A couple more have been cleaned and made ready for school on August 8th.
This Remington Quiet-Riter (ran out of Ws) had a problem with shifted letters. The capitals were a little higher than the base of the lower case letters. It gave the impression that this typewriter was suffering a nervous breakdown. All I had to do was adjust this little screw and everything was solved!
I also had time to clean up this Underwood Leader. The leader is definitely an economy typer. I'll have more to say on this one soon.
I have been slowly going through all the newly donated machines cleaning, fixing, and getting them ready for classroom use. Most of them are portables, but there are three desktops. One, of which, is this Royal.
Obviously it sat for more than a few years. The segments were very dirty and filled with dust. I decided to use some PB blaster and a can of compressed air to try to get all the gunk out. The work is slow, but things are moving along and this machine is proving to be in pretty good shape.
While the PB Blaster was working its way into the nooks and crannies, I set to task working on the type slugs. Caked with ink they were nearly impossible to see, but as I cleaned with a toothbrush I was surprised to see an unusual typeface. Italics! You could have knocked me over with a feather, I was so stunned. I snapped a picture and flipped it around so you could see.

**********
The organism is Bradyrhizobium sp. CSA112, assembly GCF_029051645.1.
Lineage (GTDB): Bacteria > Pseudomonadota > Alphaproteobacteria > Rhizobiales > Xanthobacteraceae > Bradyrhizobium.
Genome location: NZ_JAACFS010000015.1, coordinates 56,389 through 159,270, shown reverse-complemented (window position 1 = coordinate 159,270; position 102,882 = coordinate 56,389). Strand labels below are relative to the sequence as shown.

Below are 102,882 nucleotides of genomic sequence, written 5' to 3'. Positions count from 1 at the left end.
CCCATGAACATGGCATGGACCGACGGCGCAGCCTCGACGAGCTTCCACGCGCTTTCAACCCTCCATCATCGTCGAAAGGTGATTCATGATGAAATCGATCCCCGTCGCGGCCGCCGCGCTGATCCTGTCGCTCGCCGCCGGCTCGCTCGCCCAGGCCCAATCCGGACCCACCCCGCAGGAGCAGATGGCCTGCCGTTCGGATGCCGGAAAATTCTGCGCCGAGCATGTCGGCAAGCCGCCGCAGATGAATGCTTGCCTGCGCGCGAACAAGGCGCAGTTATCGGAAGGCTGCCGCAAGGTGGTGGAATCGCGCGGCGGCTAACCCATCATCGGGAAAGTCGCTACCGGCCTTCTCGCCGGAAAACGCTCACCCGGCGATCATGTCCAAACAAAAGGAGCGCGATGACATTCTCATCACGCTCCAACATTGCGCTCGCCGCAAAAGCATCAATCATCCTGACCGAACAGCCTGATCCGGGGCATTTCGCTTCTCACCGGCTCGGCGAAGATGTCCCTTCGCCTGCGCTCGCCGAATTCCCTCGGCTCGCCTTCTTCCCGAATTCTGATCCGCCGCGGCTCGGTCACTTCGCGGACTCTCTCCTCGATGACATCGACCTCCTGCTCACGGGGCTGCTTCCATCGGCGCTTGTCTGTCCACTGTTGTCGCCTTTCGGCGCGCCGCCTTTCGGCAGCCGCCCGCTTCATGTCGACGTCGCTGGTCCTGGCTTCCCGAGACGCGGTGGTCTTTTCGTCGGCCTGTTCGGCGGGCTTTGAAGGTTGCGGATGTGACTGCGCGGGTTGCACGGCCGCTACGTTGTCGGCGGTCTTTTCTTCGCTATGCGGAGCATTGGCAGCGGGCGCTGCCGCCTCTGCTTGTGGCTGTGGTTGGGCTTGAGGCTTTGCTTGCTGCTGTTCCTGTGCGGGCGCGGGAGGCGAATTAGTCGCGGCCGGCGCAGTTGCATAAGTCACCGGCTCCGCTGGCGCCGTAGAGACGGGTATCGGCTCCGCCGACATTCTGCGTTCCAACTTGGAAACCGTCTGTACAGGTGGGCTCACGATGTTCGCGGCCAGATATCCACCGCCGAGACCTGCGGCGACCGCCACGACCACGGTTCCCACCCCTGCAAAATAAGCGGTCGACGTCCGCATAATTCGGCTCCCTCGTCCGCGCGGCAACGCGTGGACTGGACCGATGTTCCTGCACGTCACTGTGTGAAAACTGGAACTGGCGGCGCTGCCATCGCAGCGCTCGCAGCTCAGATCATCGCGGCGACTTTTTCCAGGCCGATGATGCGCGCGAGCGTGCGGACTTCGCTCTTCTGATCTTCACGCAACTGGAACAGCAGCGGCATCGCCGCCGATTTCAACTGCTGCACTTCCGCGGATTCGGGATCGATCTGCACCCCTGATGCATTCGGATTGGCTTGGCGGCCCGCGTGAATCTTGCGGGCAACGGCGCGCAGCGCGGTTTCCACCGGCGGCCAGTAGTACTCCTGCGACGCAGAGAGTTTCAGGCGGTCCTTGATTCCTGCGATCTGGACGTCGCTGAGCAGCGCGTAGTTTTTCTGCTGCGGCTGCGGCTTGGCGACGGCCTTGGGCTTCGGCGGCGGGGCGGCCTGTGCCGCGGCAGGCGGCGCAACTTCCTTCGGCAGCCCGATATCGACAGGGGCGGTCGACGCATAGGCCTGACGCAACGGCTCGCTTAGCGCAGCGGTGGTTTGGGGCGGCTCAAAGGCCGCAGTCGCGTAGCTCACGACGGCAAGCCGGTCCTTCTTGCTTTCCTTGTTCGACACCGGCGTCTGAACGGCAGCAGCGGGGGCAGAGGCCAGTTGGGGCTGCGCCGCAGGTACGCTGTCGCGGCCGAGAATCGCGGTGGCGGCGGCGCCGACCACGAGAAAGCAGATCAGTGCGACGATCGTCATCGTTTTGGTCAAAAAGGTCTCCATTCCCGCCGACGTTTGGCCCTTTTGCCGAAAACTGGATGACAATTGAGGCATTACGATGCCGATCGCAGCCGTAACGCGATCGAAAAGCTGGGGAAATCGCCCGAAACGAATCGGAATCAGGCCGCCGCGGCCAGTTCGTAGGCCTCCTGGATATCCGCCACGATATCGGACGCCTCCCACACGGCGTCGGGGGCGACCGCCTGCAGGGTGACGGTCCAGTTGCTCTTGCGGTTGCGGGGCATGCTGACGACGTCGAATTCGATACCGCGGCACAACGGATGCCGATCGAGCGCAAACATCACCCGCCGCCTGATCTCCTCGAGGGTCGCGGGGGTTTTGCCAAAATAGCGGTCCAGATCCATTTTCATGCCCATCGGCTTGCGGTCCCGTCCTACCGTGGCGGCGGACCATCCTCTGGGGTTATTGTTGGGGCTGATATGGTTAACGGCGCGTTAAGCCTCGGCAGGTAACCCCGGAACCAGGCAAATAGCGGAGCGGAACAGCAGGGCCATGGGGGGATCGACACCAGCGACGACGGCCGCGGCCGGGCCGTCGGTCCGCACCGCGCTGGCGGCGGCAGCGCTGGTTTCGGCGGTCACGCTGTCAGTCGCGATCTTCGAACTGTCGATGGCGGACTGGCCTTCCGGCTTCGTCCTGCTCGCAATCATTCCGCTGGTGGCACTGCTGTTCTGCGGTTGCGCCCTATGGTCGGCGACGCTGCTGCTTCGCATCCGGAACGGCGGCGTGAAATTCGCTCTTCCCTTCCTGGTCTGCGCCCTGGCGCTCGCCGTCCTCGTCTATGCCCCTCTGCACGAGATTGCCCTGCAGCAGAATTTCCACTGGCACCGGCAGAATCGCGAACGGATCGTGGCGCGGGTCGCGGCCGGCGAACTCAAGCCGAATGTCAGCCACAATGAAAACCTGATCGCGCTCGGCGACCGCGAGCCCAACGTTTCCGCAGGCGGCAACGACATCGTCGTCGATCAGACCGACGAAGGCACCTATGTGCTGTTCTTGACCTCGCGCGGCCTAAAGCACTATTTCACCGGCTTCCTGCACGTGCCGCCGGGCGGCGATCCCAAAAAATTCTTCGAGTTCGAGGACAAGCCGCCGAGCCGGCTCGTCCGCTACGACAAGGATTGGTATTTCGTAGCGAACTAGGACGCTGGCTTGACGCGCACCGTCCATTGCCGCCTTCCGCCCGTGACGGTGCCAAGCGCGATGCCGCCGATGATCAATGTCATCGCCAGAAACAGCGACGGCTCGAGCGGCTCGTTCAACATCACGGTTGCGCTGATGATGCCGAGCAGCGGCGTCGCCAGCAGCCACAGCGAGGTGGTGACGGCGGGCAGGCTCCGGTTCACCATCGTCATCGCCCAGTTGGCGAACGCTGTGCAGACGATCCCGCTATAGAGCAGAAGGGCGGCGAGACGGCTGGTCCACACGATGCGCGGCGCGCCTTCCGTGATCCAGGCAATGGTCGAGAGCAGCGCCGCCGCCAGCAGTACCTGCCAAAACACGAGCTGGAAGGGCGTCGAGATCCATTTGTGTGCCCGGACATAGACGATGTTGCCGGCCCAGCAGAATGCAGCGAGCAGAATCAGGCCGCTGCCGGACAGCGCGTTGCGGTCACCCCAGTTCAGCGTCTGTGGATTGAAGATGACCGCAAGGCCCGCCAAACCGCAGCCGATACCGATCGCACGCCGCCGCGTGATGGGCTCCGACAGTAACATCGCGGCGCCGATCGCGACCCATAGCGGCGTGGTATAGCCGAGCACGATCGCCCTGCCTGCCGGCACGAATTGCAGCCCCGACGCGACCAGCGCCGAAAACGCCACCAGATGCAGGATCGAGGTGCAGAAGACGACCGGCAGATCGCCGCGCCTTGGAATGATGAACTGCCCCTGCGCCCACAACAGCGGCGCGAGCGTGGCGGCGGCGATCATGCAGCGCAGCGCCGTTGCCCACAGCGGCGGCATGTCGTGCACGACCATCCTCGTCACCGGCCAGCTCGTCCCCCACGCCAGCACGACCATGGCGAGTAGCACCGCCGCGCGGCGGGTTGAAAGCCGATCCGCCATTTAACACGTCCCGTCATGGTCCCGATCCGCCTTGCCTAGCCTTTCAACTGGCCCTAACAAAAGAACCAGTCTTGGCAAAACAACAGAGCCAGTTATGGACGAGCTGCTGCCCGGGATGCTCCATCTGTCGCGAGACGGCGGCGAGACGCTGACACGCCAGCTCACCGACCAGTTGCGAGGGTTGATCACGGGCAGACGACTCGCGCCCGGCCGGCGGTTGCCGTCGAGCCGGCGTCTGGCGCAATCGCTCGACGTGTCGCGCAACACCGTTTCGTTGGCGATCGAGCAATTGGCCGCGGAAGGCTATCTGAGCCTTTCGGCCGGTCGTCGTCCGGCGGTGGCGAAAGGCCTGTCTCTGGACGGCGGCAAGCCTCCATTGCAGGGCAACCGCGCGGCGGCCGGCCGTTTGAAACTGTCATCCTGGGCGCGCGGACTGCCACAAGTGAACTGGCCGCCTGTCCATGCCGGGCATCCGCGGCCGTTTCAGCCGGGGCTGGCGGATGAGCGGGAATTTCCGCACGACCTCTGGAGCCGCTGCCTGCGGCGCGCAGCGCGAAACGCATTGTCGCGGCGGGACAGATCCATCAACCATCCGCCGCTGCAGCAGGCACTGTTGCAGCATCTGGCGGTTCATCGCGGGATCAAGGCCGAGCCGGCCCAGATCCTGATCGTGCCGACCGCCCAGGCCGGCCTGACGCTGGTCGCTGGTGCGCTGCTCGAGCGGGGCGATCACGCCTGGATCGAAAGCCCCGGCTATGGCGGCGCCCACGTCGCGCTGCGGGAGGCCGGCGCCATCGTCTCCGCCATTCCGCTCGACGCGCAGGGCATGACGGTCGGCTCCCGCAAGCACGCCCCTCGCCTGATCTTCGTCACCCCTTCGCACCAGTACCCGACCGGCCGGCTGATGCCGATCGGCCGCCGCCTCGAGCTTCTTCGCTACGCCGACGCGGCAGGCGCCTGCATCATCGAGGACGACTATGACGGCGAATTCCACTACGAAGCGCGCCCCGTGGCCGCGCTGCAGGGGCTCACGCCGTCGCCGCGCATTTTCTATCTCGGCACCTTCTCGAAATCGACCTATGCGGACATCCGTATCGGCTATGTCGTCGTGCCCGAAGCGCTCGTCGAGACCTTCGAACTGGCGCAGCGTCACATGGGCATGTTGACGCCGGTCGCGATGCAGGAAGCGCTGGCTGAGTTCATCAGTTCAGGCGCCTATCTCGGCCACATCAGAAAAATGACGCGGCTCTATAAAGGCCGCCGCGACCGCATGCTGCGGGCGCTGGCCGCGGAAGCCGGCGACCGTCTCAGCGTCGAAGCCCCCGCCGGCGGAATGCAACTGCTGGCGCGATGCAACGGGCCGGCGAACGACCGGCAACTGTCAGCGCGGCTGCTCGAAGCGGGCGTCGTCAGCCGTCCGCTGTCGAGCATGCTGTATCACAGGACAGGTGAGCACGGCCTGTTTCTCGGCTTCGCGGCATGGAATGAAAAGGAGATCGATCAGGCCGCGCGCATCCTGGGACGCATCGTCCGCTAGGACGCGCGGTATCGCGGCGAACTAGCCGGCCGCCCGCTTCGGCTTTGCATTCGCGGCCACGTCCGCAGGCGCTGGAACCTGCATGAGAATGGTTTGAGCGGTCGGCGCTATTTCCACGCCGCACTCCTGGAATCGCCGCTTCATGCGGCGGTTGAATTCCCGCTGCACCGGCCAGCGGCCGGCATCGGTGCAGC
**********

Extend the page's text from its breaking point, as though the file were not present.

None of the typewriters in my collection are italics, so this one is special. Additionally, it's a desktop model. I h…
A question has been swimming around my head since my wife and I saw part two of Harry Potter and The Deathly Hallows. What type of typewriter would a wizard use? While slightly out of the bounds of this blog, I am still on summer vacation and able to entertain flights of fancy before I have to return to the nitty-gritty of educating youths.
If you are not a fan of Harry Potter, it's best to just click on the link to Martin Howard's collection web site (look to the sidebar). Otherwise, you might find out more about HP than you care to know...
From all that I have read and seen HP wizards tend to use quills. I heartily support the use of quills, but would there ever be a situation where a HP wizard would need to use a typewriter. Official MoM documents probably are written with a typewriting machine. O.W.L.s and N.E.W.T.S. were probably drafted with a typewriter before being sent to some sort of magical Linotype or offset printer. I believe there would be some situation where a …
My wife would call it crazy. I would call it the largest donation the CTP has ever received. A few days ago I got into contact with a local real-estate agent, K., who had a large collection of typewriters she wanted to see go to a good cause. When it comes to typewriters the CTP is really the only good cause in Phoenix where a typer would get some daily use.
It took a 1/2 hour to get to N. Scottsdale (near Taliesin West), but the trip was worth it. There were machines from the teens (low-number Corona 3) all the way to the 1960s (twin Hermes 3000s). The variety is very nice and I know that some of these will be very interesting for students to use.
Most of them are in good condition. There are a few machines that need some work. I'll go through each one in subsequent posts, but I'll share some of the pictures that I took when I got them all home.